Home & Away, an Arctic and Indian art gallery,

Gal Frey


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  • Sold out

    Brown ash and sweetgrass basket

    Frances (Gal) Frey, mother of Jeremy Frey, is a master Passamaquoddy basket maker in her own right.

    This round ash basket is adorned with a rich, warm russet color as well as braided sweetgrass.

    5 3/4″ diameter x 4″ high, including finial.

  • Baskets of Time: Profiles of Maine Indian Basket Makers
    Baskets of Time: Profiles of Maine Indian Basket Makers

    Baskets of Time: Profiles of Maine Indian Basket Makers

    Baskets of Time: Profiles of Maine Indian Basket Makers

    In the early 1990s, the art of Wabanaki basketry was considered nearly extinct. Today it is a recognized as a vibrant and evolving form of Native American art.

    What saved this important art form from extinction? The imagination, hard work, and generosity of a core group of elders who had kept the tradition alive, along with the Maine Indian Basketmakers Association. Baskets of Time shares the stories of seventeen artists and families. Each profile describes how the artist learned the art of basket weaving from individuals within their family and from other tribal members. In their own words, they describe how they transform such raw materials as sweetgrass and ash into beautiful baskets that have become award-winning works of art sold in galleries and exhibited in museums, including the Smithsonian’s National Museum of the American Indian.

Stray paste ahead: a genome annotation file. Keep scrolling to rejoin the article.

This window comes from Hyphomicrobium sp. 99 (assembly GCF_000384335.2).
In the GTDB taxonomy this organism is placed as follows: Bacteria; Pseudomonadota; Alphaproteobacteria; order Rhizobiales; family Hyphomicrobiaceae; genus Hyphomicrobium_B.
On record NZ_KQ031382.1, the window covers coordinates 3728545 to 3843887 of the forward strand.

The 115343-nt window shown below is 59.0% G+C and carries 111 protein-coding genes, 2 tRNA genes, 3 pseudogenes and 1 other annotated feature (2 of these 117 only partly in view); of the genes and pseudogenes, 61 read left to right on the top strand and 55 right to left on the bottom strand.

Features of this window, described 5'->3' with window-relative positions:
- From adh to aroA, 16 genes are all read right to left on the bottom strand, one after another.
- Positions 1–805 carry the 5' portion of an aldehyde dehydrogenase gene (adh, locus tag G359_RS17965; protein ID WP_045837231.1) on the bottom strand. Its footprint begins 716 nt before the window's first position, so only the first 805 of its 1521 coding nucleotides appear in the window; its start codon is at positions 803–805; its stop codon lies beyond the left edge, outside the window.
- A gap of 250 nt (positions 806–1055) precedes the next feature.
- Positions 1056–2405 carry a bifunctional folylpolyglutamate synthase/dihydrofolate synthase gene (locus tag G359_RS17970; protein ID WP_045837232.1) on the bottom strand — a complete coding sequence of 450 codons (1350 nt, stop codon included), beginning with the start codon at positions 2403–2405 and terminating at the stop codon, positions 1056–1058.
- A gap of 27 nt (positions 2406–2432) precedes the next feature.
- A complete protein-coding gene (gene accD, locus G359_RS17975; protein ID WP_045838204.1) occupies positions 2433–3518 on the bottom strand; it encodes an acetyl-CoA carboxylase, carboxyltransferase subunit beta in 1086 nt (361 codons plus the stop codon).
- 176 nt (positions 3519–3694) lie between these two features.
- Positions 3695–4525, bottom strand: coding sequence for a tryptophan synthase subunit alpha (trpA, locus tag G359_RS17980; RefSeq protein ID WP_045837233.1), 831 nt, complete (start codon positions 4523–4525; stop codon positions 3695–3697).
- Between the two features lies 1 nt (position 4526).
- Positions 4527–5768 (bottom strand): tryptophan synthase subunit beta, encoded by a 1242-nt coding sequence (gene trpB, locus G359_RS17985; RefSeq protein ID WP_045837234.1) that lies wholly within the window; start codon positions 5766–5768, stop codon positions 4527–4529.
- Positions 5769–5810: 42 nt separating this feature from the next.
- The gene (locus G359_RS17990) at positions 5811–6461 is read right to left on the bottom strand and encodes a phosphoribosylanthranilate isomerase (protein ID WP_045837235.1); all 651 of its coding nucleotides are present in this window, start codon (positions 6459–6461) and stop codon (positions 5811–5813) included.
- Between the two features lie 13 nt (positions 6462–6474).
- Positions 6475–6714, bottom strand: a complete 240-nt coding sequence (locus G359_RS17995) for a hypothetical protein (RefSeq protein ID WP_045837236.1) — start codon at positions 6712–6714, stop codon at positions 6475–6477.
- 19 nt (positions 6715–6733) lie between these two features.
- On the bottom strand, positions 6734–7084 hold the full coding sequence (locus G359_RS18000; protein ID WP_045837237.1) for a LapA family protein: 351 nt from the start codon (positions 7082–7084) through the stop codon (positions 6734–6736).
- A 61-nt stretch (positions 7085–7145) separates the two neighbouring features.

Gretchen Faulkner, Director of the Hudson Museum at the University of Maine, has written an essay in which she provides the historical background for the tradition of Maine Wabanaki basket making–and the important role the art form played in the past and still plays today in the lives of in the Passamaquoddy, Penobscot, Maliseet and Micmac tribes.

    Baskets of Time is beautifully produced book that is fully illustrated with color photography of each artist and their work. It will appeal to collectors of Native American basket making; to people who are just discovering basketry art; and to those who are interested in learning the story of how an ancient Native American art form has been not only saved from extinction but also imbued with the energy and creativity of a new generation of Wabanaki artists.

    145 pages, softcover